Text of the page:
• Try to identify your feelings and share them. Writing your thoughts down on paper is often a helpful exercise.
• Don’t assume that everyone understands your needs, thoughts, and feelings.
• Don’t always put on a brave front. Friends and family may think that you are not distressed and therefore not in need of emotional support. Tell friends or family members what does and doesn’t help you.
• Offer friends and family reading material concerning infertility. Articles or books with quotes from individuals dealing with infertility are especially beneficial.
• Examine your expectations of others. You will probably be disappointed if you expect others to always he there for you.
• Become aware of your own anger. This anger may be directed toward yourself. your partner, medical caregivers. friends, and family. It is important to recognize the effect anger has on you and your ability to communicate with others.
• Accept your own feelings. Acknowledge that there may he times when it is okay for you to avoid emotionally painful situations such as baby showers and birthday parties.

Anticipating Difficult Times

Certain aspects of your everyday life may become painful. The birth of a friend’s baby. acquaintances who are pregnant, or even television commercials can stir up emotions. Remember that you don’t have to participate in activities that depress you. If you feel that attending a baby shower is too difficult, send a note and gift certificate instead.

Sometimes you may be confronted with unavoidable circumstances, such as when conversations at work or social gatherings focus on pregnancy and parenting. You might have friends or family members who become pregnant during your infertility treatment. Holidays and birthdays may also he upsetting because they remind you that time is passing. Talking with your partner, close friend, support group, or therapist can help you deal with these difficult times.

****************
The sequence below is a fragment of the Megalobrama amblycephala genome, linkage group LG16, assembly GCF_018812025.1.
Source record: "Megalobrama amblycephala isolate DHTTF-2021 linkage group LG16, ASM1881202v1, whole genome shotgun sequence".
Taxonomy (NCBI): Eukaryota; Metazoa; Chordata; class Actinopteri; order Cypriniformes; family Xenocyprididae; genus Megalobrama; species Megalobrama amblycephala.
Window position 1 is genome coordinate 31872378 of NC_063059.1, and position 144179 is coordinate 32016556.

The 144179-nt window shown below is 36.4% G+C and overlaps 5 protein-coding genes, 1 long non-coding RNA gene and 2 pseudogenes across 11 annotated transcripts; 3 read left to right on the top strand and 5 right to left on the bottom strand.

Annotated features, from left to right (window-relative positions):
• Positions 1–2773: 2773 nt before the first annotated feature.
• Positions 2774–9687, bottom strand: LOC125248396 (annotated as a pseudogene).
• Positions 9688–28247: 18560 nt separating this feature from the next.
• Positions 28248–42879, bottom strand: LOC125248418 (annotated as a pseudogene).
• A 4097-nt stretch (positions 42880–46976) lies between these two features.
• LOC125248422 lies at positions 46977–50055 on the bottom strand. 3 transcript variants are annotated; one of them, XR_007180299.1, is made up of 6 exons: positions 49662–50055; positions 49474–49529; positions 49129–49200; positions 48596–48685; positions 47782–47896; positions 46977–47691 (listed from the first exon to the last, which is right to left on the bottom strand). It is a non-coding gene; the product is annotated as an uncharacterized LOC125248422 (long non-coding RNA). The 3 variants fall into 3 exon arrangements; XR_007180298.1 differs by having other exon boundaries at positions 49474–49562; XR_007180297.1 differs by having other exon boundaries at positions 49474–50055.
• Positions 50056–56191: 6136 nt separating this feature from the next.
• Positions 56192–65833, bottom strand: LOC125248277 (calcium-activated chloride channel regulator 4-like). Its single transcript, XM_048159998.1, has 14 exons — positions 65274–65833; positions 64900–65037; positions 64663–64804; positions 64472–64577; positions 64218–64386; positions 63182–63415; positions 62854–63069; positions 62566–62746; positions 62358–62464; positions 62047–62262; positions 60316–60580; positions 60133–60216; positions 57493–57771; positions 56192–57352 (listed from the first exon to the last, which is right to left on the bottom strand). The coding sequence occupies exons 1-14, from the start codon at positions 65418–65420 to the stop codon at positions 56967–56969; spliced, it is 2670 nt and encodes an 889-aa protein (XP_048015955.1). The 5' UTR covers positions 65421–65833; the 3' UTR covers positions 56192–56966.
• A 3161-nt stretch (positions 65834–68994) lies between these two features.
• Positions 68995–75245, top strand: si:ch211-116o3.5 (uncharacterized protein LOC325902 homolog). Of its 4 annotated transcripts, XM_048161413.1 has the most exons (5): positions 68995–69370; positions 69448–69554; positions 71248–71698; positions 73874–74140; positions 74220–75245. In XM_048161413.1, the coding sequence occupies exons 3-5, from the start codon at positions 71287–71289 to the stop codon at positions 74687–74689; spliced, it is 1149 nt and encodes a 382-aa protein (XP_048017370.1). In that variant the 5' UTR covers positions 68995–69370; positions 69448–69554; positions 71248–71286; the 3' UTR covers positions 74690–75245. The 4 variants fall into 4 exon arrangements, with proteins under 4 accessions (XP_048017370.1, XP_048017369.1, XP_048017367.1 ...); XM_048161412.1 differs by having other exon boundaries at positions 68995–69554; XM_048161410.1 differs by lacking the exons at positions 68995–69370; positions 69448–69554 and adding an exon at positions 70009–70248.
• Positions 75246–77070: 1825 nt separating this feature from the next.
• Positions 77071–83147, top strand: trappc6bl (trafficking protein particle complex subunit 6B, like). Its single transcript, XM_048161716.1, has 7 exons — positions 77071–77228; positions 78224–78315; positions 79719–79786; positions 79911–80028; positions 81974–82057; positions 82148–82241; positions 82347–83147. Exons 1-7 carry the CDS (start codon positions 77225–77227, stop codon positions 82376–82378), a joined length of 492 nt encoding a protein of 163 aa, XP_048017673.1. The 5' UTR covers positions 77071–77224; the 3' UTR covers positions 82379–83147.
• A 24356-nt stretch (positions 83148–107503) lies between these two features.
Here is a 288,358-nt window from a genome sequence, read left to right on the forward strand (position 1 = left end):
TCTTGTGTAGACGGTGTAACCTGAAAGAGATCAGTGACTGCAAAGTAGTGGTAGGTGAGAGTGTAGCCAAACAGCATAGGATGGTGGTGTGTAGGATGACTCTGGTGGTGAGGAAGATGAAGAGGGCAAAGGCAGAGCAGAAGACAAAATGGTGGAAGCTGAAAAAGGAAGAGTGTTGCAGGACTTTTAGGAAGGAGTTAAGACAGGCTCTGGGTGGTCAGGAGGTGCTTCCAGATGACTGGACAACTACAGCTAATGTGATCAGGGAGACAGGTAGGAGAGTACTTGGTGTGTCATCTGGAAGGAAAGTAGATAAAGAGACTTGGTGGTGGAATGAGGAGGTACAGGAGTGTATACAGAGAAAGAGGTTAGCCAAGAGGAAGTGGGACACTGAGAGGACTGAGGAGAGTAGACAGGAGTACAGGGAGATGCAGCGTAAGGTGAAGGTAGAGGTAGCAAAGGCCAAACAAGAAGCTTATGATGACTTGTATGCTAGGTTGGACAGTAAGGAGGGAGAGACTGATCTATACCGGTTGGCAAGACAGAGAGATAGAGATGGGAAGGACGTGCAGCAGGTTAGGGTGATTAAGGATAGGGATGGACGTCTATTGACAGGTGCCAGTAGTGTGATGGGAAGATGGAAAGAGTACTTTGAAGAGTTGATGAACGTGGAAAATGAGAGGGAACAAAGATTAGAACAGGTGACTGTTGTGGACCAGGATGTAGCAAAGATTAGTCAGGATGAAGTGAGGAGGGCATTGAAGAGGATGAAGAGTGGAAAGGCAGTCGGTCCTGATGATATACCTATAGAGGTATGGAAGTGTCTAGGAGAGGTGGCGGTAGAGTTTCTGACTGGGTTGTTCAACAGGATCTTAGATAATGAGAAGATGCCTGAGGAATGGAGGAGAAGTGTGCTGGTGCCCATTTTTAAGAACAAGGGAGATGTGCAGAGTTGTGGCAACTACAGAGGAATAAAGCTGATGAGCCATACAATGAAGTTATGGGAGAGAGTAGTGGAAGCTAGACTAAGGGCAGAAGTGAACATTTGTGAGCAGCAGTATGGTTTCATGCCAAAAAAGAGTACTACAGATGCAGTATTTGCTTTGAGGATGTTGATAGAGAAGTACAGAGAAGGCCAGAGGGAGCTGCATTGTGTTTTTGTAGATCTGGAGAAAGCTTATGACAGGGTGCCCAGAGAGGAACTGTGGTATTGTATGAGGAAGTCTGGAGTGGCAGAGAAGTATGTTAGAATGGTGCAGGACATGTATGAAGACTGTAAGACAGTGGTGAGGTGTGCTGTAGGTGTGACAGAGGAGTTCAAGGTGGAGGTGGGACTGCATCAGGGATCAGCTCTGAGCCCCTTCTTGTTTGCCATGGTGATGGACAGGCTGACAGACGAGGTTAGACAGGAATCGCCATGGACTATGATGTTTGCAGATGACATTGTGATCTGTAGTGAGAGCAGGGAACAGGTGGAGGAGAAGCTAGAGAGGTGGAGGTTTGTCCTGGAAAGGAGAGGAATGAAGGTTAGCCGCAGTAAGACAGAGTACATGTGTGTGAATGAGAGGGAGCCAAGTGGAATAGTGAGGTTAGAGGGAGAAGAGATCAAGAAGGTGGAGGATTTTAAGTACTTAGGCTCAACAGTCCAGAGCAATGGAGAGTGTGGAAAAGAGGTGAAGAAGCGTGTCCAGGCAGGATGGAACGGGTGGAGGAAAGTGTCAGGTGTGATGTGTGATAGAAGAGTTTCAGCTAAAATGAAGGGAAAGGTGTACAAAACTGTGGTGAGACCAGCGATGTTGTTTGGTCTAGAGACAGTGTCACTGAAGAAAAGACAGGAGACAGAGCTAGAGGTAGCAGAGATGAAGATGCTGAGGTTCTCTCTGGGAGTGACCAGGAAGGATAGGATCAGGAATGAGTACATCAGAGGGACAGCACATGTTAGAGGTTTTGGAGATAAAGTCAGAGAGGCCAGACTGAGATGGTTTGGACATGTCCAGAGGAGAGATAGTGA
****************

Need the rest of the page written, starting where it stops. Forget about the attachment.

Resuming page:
Setting Limits

You and your partner should set limits during treatment to help you feel more in control, diminish stress, and define your goals more clearly. Decide which treatments you will try and when to stop if unsuccessful. Consider taking a break if medical therapy becomes too stressful. A vacation from treatment can give you an opportunity to regain strength, reassess expectations, and possibly explore alternatives.

WHEN COUNSELING MAY BE HELPFUL

Infertility can feel like an emotional roller coaster, and professional counseling can help you negotiate the ride. You may feel so preoccupied with infertility that you can’t make decisions in other areas of your life. You and your partner may be having difficulty deciding about options. Feelings of anxiety and depression affect other relationships and your ability to enjoy life. Counseling can help you examine your feelings and address the losses and grief associated with infertility. Through counseling you can clarify your priorities, find ways to renew self-esteem, and improve your coping skills.